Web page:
PROJECT TOPIC- EVALUATION OF FARMER’S KNOWLEDGE AND SKILL IN THE USE OF AGROCHEMICALS IN UDI LOCAL GOVERNMENT AREA OF ENUGU STATE
The study was done on the evaluation of the farmer’s knowledge and skills in the use of agrochemicals in agricultural productivity in Udi Local Government Area of Enugu State. A multi stage random sampling was used to select a total of 120 respondents from the 22 communities that make up the Udi Local Government. Data obtained from the field survey were analyzed using descriptive statistics such as frequency, table percentage and mean scores. The results of the analysis of the data showed that greater percentage of the farmers were within the age distribution of 41 – 50 years. It also showed that majority of the farmers (96.7%) have the knowledge of agrochemicals which they learnt through the help of their friends. Majority (80.8%) of the farmers were semi skilled in agrochemical usage who accepted to have used pesticides, insecticides, herbicides, bacteriocides and rodenticides. The result of multiple regression analysis indicated high value of R2 (0.810) and low standard error of (0.83706). From the test of hypothesis using f-cal, it was concluded that the socio economic characteristics of the farmers had significant effect on the level of their knowledge on agrochemical uses. The farmers equally accepted that food poisoning, body irritation, soil acidification and environmental degradation are the residual effects of agrochemicals in agricultural productivity. They equally identified high cost of agrochemicals, it negative effect on human health, reduced quality of farm produce, air pollution, death of aquatic lives and soil degradation as the constraint limiting their use of agrochemicals in the study area. Recommendation were made based on the findings that the farmers should form self help groups/co-operative societies to enable them solve the problem of high cost of agrochemicals. Also the government should help by subsidizing the price and also provide adequate training to the farmers so as to reduce the negative effects of agrochemicals on the crops, animals, humans and environment.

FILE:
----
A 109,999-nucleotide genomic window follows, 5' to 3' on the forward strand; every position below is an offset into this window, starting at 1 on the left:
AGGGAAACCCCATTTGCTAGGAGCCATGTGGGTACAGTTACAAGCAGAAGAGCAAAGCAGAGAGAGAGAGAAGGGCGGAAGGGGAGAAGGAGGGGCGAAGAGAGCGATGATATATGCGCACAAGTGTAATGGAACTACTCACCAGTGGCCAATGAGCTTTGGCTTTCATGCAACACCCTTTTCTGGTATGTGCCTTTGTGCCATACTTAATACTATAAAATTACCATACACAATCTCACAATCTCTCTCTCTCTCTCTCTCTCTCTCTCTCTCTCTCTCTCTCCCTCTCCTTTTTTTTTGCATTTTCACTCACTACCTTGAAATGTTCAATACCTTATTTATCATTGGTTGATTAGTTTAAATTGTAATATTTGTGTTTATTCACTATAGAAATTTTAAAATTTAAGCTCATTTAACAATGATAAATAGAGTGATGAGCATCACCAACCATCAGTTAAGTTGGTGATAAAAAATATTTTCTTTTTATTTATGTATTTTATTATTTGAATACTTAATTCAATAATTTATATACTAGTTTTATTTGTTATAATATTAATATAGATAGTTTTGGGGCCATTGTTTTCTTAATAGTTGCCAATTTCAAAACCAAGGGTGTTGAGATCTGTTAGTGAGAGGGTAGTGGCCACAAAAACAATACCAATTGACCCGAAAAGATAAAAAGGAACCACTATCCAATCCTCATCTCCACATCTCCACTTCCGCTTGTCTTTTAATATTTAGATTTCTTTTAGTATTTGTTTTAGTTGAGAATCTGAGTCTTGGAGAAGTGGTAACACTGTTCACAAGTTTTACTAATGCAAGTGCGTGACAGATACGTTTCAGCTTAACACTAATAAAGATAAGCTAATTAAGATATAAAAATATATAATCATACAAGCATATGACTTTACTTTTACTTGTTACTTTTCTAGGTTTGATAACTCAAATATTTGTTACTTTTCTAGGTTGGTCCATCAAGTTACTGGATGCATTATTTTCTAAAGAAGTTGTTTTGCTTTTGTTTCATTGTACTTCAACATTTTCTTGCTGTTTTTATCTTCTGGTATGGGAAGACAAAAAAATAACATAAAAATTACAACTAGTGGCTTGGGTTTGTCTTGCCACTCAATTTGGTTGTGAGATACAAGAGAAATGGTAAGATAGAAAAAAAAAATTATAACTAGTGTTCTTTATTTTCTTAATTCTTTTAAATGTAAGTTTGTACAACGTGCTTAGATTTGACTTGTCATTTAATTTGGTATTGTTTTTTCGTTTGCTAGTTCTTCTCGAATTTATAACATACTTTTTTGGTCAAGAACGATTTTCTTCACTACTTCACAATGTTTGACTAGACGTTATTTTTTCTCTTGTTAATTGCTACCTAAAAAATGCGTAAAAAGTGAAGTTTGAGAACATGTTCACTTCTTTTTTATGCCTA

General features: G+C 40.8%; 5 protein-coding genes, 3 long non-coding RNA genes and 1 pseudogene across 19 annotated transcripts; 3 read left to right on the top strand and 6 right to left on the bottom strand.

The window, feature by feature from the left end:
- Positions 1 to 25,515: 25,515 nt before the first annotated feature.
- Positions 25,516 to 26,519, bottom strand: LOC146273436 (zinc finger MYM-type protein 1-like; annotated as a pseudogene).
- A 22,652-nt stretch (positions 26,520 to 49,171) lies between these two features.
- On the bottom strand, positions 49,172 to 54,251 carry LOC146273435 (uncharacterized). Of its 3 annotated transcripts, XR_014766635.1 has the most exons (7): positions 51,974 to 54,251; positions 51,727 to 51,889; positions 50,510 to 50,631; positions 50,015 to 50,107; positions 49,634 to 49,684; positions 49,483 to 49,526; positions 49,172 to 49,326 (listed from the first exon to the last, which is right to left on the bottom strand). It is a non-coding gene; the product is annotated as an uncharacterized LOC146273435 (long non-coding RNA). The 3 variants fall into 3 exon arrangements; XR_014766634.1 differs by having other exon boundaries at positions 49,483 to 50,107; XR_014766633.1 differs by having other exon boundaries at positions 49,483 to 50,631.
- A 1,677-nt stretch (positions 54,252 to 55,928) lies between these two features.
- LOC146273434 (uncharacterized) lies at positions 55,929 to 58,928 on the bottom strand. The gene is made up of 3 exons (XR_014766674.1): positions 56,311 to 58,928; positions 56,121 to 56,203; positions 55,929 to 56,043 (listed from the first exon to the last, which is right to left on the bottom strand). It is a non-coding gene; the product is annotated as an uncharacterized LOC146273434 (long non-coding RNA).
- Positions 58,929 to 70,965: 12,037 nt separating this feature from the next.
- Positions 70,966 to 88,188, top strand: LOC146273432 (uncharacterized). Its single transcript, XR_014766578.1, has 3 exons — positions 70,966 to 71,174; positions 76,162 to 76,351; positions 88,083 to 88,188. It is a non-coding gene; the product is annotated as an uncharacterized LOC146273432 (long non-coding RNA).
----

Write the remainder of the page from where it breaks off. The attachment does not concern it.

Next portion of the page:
Agriculture (crop production and animal husbandry) is the core of economy and the largest employer of labour and contributes up to 50% of National Gross Domestic Product (GDP) (MAFS, 2002). In developing countries of the world including Nigeria, rapid human population growth is experienced. This increase in human population goes along with increased food demand. Man was able to coax high productivity through the breeding and management of food plant and animal through knowledge and technology in order to meet the demand for food.
One of the modern technologies currently in use to improve productivity is the use of agrochemicals. Agrochemical is a contraction of agricultural chemicals which is a generic term for various chemical product used in agriculture. The British Agrochemical Association (1996) defined agrochemicals to include large tonnage fertilizers like inorganic salts supplying ammonium, potassium, nitrate and phosphate ions for major crop nutrition.
But not limited to that, it also included specialized nutrient product such as organic chalets of iron and manganese aimed at curbing deficiencies “disease of plants” and those chemical compounds having some other uses as the encouragement of rooting of cutting or off setting of fruits. Agrochemical also refers to the broad range of pesticide including insecticide, herbicides and fungicides. It may also include synthetic fertilizers, hormones and other chemical growth agents and concentrated stores of raw animal manure (Larry 2012).
The term agrochemicals is very broadly to include all chemical products intended for use in prevention and control of pests and diseases as well as weeds in crop or chemical products used to protect harvested products against pest and diseases or chemical products used to eradication mosquito or ticks of cattle and other acaricides (Wilma, Arendse and Jennes, Aragones 1989).
An agrochemical was also defined as chemicals such as fertilizers, hormone, pesticide or soil treatment that improves the production of crop (International Journal of Environmental Protection Aug 2013, vol.3 Iss.8, pp 48) In nature, there are no pests. Human label as “pest” any plant (s) or animals that endanger our food supply, health or comfort (Keith S Delaplane 1996). Agrochemicals (pesticides and fertilizers) are looked upon as a vehicle for improved crop production technology though, it is a costly input.
Balance use, optimum doses, correct method and right time application of agrochemicals ensures increase crop production (Govinda Bhandari 2014). Most agrochemicals are toxic and all agrochemicals in bulk storage and on use poses significant environmental and / or health risk mostly in the event of accidental spills. As mentioned above, agrochemical is a costly input in terms of both financial, environmental and health aspect.